I felt like I was crossing the virtual picket lines when I went to see Me Before You. After seeing so many people with disabilities protesting the movie as an affront to our "community," I decided to see it for myself.
Yes, yes, I know, we have to get through a summer chocked full of juvenilia, digitized end-of-the-world mayhem, and gallons upon gallons of blood accompanying screams and gore galore. And then, of course, serious cinema heavyweight award contenders throughout the fall. Okay, yes, of course.
The movie is fictional and represents one story (and not all people with disabilities), but clearly it shows that Hollywood needs to provide more representation for people who live with disabilities.
The new film Me Before You (now in theaters) marks a bit of a change of pace for Emilia Clarke after the action her antics of last summer's franchise ...
This article was originally posted on Claiming Crip It seems like I can't be on Facebook or any other form of social media for more than five minutes...
This week the MovieFilm gang dives deep into a spoiler-...
There is a big difference between actual human people having feelings about their actual lives and experiences of disability and a fictionalized account written by someone who isn't disabled and which heavily romanticizes very problematic stereotypes about disability.
Once again the premium ticket after the Golden Globes award show was the HBO after party, where reportedly 1200 stars, artists, producers and executives mingled and touted the evenings results.
For this week's super-sized show, the MovieFilm gang is joined by Taz Ahmed and Zahra Noorbakhsh, hosts of the #GoodMuslimBadMuslim podcast, for a wide-ranging conversation about the pluses and (mostly) minuses of Terminator Genisys, the fifth film in the futuristic franchise.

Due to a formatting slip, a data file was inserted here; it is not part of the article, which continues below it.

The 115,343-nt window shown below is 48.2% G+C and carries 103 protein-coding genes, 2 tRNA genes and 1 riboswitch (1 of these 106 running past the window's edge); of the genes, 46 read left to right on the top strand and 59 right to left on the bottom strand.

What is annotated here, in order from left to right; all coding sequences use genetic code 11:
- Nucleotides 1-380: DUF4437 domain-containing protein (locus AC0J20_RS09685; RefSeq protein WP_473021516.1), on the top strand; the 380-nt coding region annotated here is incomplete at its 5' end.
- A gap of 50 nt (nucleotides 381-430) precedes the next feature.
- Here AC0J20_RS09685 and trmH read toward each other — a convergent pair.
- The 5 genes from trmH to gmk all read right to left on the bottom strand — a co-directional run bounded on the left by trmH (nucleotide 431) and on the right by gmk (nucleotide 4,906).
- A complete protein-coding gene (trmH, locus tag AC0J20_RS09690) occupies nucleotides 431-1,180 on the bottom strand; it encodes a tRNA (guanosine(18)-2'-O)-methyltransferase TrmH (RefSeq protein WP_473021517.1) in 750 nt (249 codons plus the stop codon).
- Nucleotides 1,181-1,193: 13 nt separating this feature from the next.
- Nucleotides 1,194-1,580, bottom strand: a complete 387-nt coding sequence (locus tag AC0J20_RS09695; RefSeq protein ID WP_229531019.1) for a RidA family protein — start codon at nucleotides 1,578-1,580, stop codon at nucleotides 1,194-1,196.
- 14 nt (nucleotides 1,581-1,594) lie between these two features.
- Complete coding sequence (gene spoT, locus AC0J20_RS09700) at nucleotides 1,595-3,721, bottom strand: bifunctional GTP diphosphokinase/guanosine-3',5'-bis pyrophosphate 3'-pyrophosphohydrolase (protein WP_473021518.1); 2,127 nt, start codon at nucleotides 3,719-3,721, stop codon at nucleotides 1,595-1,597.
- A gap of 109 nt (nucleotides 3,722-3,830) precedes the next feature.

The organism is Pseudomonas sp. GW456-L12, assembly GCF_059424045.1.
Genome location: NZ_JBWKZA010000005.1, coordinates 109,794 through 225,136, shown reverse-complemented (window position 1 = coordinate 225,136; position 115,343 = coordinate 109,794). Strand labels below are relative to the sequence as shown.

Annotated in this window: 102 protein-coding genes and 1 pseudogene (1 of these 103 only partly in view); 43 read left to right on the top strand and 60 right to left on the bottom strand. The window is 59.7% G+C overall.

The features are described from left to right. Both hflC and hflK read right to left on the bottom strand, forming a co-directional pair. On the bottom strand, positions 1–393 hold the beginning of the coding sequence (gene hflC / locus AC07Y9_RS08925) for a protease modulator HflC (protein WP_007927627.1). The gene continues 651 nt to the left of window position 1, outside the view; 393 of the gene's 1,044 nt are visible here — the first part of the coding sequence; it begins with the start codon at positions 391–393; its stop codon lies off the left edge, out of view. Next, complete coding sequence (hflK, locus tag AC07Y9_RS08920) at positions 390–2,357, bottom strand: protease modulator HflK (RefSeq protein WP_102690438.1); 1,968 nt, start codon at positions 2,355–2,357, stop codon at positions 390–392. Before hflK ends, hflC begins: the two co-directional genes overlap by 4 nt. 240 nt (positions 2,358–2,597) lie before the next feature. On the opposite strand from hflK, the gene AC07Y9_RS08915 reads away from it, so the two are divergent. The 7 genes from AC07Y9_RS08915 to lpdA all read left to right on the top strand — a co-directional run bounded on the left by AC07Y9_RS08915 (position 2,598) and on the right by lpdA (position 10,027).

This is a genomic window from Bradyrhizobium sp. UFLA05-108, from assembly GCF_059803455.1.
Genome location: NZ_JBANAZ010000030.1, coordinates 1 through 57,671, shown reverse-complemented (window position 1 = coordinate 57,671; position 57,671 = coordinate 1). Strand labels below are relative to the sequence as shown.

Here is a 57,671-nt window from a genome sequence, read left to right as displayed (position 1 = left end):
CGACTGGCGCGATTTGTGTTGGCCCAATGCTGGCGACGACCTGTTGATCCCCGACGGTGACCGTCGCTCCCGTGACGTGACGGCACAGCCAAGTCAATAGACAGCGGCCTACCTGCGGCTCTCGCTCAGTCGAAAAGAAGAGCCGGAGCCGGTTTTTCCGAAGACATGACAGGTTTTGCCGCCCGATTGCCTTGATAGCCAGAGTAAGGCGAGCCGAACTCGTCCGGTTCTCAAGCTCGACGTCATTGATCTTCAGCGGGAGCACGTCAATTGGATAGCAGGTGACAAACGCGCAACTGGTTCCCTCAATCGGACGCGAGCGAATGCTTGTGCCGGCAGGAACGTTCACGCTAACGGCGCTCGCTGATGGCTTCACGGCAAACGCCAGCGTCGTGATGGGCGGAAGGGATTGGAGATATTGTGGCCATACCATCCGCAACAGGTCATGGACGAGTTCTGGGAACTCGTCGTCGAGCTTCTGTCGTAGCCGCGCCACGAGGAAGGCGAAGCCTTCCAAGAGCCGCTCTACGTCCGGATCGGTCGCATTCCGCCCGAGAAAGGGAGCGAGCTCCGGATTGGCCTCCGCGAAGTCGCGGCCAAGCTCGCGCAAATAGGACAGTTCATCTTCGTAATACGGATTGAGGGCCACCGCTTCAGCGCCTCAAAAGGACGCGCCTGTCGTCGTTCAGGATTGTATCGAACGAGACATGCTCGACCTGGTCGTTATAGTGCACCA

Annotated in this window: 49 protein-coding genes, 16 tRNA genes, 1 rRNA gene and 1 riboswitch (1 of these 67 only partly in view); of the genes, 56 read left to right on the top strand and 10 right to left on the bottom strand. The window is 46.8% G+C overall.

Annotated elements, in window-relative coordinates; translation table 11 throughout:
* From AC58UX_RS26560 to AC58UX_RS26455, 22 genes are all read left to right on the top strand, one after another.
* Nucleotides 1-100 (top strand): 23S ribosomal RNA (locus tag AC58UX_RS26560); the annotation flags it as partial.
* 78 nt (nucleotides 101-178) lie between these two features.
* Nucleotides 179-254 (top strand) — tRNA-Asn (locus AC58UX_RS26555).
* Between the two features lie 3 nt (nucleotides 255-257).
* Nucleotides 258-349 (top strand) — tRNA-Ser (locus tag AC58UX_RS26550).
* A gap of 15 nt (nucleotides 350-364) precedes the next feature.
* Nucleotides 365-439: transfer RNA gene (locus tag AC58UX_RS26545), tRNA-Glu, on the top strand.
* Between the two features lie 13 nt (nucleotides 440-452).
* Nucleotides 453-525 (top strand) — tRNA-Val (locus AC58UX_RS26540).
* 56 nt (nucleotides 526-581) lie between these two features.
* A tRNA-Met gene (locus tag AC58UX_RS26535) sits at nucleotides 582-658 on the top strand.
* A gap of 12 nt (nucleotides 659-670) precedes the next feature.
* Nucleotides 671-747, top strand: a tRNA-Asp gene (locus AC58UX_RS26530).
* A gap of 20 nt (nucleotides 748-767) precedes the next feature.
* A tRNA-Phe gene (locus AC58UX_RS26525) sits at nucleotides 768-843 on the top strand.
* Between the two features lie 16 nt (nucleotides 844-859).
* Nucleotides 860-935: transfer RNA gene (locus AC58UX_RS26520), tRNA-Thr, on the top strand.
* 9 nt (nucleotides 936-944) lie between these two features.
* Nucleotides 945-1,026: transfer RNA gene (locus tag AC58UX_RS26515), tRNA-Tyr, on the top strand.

It's been thirty-one years since the The Terminator first wowed audiences, and my fear as I stare down the abyss into the dark future is that they'll just keep cranking these things out forever and always until the end of time. They. Will. Not. Stop.
The eminently photogenic ladies of Game of Thrones are rocking magazine covers everywhere. The guys may seem a little lost in their dust, but they're doing their best to contribute to the massive publicity campaign that GoT engenders, too.
"Game of Thrones" is the most gorgeous show on television, a poetic, muddy, glorious epic made to be enjoyed in greedy HD marathons.
Truman Capote's glory days as a celebrated writer were revisited at the opening of Richard Greenberg's Breakfast at Tiffany's on Wednesday night at the Cort Theater.
This production misses the mark because it emphasizes the wrong sets of emotions. In a dark, noir-like setting, Holly gets wrapped up in the nightlife. Fred gets lost in the shuffle. But you never feel that either of them is comfortable in their own skin.
In the new production of Capote's adored Breakfast at Tiffany's at the Cort, Emilia Clarke, of Game of Thrones, is no long and skinny drink of water, but she's undeniably darkly beautiful.